In 1965, author William S Burroughs remarked, “I see no reason why the artistic world can’t absolutely merge with Madison Avenue. Pop art is a move in that direction. Why can’t we have advertisements with beautiful words and beautiful images?” Although he never went to work for an ad agency, iconic Australian psychedelic pop artist Martin Sharp — like his contemporary, Andy Warhol — certainly broke down the barriers between media, marketing and packaging design, with much of his most memorable work not adorning gallery walls, but instead, magazine covers, record sleeves and posters.
Brought up in a wealthy family, attending the exclusive Cranbrook school in Sydney’s leafy Bellevue Hill, while at art college in the early sixties Sharp fell in with writer Richard Neville, the two soon collaborating on seminal countercultural magazine, Oz, where Sharp served as art director. The publication’s irreverent content — raunchy wordsmithery and imagery that thumbed its nose at authority and conservative good taste, while taking a stand against war, corruption, gender, sexual and racial discrimination — saw Sharp, Neville and his co-editor Richard Walsh twice charged with obscenity, narrowly escaping jail and quickly beating a retreat down the hippie trail to ‘Swinging London’.
“Much of his most memorable work did not adorn gallery walls, but instead, magazine covers, record sleeves and posters.”
There, Sharp happened to meet a young guitarist named Eric Clapton, who mentioned he was in need of lyrics to accompany a tune he’d composed. The Australian artist jotted down some poetry on a napkin — which Clapton in short order recorded as ‘Tales of Brave Ulysses’, the B-side to his band Cream’s smash hit, ‘Strange Brew’. Clapton then commissioned Sharp to design the trippily illustrated cover for Cream’s LP Disraeli Gears, the two by this point cohabitating at Kings Road artists’ commune, The Pheasantry (alongside fellow contemporary cultural figures including writers Germaine Greer and Anthony Haden-Guest, and top rock photographer Robert Whitaker).
Sharp won the New York Art Director’s Prize for his design of Cream’s third album, 1968’s Wheels of Fire, that same year finding the musical muse he’d be inspired by for the remainder of his days, eccentric American minstrel Tiny Tim. Sharp’s imagery for the falsetto-wailing ukulele stylist remains among his best-known work, alongside the seminal psychedelic rock posters he created around this time for acts including Jimi Hendrix, Bob Dylan and Donovan, which to this day are hallucinogenic staples on smoked-out students’ walls the world over.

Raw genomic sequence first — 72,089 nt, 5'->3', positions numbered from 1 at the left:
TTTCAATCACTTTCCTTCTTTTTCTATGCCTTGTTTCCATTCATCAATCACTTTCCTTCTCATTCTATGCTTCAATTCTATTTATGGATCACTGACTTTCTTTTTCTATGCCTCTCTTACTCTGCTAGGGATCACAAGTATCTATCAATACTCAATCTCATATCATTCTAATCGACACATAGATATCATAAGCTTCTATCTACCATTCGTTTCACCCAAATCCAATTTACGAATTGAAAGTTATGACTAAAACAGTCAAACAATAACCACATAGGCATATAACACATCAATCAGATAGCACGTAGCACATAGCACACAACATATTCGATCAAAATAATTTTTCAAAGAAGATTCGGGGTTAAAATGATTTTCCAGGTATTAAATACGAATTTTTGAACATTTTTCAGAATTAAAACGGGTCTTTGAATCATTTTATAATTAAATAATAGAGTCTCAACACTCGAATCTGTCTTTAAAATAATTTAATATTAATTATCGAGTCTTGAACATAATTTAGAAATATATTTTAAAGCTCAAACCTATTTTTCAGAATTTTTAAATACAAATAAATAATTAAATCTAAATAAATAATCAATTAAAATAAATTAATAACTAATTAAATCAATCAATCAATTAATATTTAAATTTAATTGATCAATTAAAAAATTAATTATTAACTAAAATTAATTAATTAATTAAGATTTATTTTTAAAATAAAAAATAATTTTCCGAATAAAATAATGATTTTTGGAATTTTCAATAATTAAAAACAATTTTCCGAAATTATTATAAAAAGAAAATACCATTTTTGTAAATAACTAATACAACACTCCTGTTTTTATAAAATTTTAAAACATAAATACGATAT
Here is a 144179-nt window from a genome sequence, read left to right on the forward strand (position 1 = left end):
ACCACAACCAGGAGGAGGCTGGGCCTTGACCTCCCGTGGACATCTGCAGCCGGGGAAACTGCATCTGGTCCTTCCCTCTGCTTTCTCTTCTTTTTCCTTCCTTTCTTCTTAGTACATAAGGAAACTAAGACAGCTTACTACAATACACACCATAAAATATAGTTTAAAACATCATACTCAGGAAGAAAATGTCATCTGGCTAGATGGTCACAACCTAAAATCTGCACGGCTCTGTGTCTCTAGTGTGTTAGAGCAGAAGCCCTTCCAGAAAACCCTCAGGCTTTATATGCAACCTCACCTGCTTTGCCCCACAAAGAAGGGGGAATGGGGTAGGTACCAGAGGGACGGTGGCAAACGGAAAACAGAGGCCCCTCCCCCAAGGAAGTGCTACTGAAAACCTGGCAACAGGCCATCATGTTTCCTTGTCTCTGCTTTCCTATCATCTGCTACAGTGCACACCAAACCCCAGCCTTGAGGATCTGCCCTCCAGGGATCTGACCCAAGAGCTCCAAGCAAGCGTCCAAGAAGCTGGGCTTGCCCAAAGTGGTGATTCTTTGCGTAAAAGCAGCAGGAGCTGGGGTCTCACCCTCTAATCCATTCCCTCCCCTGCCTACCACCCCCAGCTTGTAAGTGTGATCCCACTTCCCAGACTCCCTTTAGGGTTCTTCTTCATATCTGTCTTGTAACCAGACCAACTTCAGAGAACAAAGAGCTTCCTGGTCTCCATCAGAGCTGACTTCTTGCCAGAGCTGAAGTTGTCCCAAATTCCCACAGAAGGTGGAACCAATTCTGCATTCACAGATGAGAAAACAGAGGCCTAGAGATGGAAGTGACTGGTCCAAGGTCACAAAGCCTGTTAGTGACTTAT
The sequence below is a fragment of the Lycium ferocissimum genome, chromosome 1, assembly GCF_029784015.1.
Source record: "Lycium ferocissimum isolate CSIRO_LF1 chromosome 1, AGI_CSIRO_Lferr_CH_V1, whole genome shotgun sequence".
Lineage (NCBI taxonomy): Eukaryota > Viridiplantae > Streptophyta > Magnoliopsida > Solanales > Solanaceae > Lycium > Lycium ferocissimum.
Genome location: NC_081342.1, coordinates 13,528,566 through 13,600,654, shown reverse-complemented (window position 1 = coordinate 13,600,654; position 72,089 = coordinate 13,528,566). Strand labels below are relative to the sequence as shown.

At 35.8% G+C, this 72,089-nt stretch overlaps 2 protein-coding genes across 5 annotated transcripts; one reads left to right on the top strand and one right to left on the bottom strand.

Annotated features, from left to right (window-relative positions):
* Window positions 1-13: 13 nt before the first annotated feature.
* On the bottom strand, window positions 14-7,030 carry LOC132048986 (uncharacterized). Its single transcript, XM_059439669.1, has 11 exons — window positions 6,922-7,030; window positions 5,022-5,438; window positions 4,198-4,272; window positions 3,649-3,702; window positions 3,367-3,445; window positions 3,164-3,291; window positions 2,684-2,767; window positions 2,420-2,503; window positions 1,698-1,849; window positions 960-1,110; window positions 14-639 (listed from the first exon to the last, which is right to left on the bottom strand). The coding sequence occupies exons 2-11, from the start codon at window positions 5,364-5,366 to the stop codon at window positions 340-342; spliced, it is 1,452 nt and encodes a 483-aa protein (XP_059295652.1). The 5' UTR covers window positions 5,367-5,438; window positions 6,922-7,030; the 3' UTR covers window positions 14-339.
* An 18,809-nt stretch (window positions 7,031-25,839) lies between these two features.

Meeting up with his old partner in crime again in London, Sharp had recommenced his collaboration with Richard Neville, the duo — along with fellow Aussie expat Jim Anderson — launching a British edition of Oz in 1967, taking advantage of the superior printing available in London (as opposed to the comparatively primitive facilities accessible back home in ‘the colonies’) to seriously push the boundaries of magazine craft. Issues of the UK edition of Oz would feature then-cutting-edge novelties such as metallic foiling, fluorescent ink, adhesive stickers and pull-out posters. The publication became renowned globally as among the most forward-thinking, creative publications around, and copies from this period now shift for substantial sums on eBay.
Sharp had turned off and dropped out of Oz by the time it again fell afoul of the law, his replacement on the masthead, Felix Dennis (who’d go on make a fortune as the publisher of Maxim, Blender, Stuff and The Week) facing British courts alongside Neville and Anderson in the infamous Oz trial of 1971, charged with “conspiracy to corrupt public morals” and facing a potential life sentence over an X-rated issue of the magazine guest-edited by English school kids.
“The publication became renowned globally as among the most forward-thinking, creative publications around.”
The three were convicted on lesser charges and briefly jailed, but publicity resulting from the trial — and widespread grassroots yoof support for the embattled free-speech advocates — saw Oz’s circulation reach its highest ever level shortly after they’d been released and recommenced publishing. The magazine survived another couple of years, before Neville, Anderson and Dennis split to do their own thing, man. (In the latter’s case, this involved becoming the famously debauched, crack-smoking, poetry-spouting publisher of what was for a time the world’s biggest men’s magazine — a vastly wealthy sybarite who’ll forever be remembered for the quote: “If it flies, floats or fornicates, always rent it — it’s cheaper in the long run.”)
Sharp meanwhile returned to Australia in the seventies, proceeding to cement his reputation as the country’s pre-eminent pop artist, holding numerous exhibitions of his work on canvas while continuing to engage in a steady stream of carefully chosen commercial jobs — most notably as the house designer of (now, highly collectible) posters and promotional materials for the lauded Nimrod Theatre Company. He played a key role in protecting the historic Sydney harbourside fairground Luna Park (which features in some of his most iconic paintings) from redevelopment, and kept up his partnership with Tiny Tim, nearly sending himself bankrupt during the decade-long process of making a film on Tim’s life.
“The meeting of musician and artist directly without intermediaries is, and always has and will be, a fruitful one,” said Sharp, who passed away in 2013. The legacy of his work — occupying the space between sound and vision, sacred and profane, art and design — serves as ample testament to that statement.